In December 2011, I reported “typical corporate training departments only have a 15% success rate for participants applying what they learned to the job.” This information came from The Six Disciplines of Breakthrough Learning by Calhoun Wick, Roy Pollock, and Andrew Jefferson. Additionally, the authors explained 75% of learning transfer fails in post-training. What if there were a tool to help learners in post-training?
Supporting learners post-training is critical to helping learning transfer and this can be facilitated with a program called MailChimp. However, I believe it can help manage learners from pre-training through post-training. Here are my thoughts:
- Create a form – You can create a form and associate it with a group specific to that training event. Each event should have its own group. One email address can belong to multiple groups. This will help manage your sending quota.
- Registration – Have new learners register through the form you created for the event.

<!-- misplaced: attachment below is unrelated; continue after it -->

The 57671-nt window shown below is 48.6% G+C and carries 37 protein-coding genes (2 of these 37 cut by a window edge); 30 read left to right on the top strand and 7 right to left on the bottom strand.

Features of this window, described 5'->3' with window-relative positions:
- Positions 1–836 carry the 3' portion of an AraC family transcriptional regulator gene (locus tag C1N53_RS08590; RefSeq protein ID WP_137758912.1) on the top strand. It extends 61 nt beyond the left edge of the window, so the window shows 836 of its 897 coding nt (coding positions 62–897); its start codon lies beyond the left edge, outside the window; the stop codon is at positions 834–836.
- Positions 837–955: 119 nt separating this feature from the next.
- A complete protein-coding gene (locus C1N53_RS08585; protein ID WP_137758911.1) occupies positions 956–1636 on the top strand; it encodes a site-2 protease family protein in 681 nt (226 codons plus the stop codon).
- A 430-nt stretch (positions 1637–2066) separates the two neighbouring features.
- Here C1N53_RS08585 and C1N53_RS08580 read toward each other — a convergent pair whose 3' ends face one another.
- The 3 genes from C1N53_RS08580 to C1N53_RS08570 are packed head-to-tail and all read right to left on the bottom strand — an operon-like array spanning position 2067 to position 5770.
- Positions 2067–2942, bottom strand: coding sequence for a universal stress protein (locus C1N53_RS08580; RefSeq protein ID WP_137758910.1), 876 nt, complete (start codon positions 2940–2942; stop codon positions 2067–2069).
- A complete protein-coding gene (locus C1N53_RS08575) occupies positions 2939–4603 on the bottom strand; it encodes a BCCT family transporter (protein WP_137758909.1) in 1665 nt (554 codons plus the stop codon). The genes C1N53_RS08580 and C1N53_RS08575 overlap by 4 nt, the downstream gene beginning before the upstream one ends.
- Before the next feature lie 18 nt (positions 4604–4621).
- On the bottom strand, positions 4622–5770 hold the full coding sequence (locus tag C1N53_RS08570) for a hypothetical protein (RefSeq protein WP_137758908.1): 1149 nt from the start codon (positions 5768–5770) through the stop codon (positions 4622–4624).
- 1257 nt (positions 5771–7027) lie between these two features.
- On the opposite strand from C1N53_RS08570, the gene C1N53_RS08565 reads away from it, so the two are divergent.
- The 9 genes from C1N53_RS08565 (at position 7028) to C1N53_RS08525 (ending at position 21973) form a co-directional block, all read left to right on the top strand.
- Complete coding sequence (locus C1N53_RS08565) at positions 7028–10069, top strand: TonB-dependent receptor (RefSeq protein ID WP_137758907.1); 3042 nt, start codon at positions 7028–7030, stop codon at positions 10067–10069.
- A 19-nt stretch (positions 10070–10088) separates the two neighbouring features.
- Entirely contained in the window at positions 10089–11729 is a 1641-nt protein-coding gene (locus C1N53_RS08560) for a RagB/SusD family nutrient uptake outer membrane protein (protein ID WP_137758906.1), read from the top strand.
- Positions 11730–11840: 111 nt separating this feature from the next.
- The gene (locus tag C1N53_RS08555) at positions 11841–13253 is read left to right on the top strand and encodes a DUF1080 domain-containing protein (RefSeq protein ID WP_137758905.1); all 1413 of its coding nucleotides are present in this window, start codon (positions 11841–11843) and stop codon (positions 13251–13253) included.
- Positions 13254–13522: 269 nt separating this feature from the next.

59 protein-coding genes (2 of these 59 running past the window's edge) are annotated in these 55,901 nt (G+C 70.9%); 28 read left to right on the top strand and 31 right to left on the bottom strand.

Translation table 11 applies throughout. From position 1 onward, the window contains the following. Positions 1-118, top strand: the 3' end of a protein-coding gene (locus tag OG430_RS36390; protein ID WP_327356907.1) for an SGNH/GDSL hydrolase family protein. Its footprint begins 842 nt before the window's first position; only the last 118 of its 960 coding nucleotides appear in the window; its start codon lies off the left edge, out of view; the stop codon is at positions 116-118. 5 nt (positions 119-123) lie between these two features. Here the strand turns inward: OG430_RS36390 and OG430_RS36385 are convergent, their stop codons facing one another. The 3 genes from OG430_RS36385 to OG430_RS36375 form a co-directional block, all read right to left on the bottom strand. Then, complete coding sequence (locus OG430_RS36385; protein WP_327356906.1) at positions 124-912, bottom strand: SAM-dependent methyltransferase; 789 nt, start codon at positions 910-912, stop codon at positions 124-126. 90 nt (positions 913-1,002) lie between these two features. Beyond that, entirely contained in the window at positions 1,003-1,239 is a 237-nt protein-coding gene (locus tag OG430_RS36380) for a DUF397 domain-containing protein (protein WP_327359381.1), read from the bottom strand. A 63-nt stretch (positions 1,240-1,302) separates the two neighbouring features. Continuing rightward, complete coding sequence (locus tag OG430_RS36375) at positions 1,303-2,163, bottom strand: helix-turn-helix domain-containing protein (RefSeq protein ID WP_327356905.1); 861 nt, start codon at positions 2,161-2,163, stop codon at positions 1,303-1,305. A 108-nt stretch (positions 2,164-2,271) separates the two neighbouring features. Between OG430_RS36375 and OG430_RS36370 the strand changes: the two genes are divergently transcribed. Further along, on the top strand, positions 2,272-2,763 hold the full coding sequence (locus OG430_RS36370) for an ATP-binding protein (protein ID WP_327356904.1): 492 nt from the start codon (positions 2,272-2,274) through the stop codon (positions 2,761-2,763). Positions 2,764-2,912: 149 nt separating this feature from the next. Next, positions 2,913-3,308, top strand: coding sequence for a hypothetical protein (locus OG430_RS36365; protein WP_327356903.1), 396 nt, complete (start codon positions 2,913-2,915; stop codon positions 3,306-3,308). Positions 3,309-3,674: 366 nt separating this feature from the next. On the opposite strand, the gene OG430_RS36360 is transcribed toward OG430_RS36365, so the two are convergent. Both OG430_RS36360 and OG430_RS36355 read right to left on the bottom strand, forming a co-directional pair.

- Autoresponder – You can set up automatic messages to go out to learners on a schedule or actions they take.
- Pre-event assignments – With MailChimp, you can send out information, assignments, or instructions.
- Course Updates – During the event, you can provide learners with updates throughout multi-day courses with MailChimp.
In the The Six Disciplines of Breakthrough Learning methodology, learners are required to complete a final assignment months after the training session. MailChimp is a great way to provide continuous learning support.
- Regular follow-up – Following the course, you can provide learners with job aids and performance support.
- Check on status – You can send a simple email to check on their status.
The best part of MailChimp is that you can measure the success of your outreach efforts. With great analytic reports, you can determine which messages were opened and what items were clicked on.
Is anyone using MailChimp to manage their training messaging? If so, what tips can you provide? I am going to be exploring this in more depth over the next year, and I will report back on what I have learned.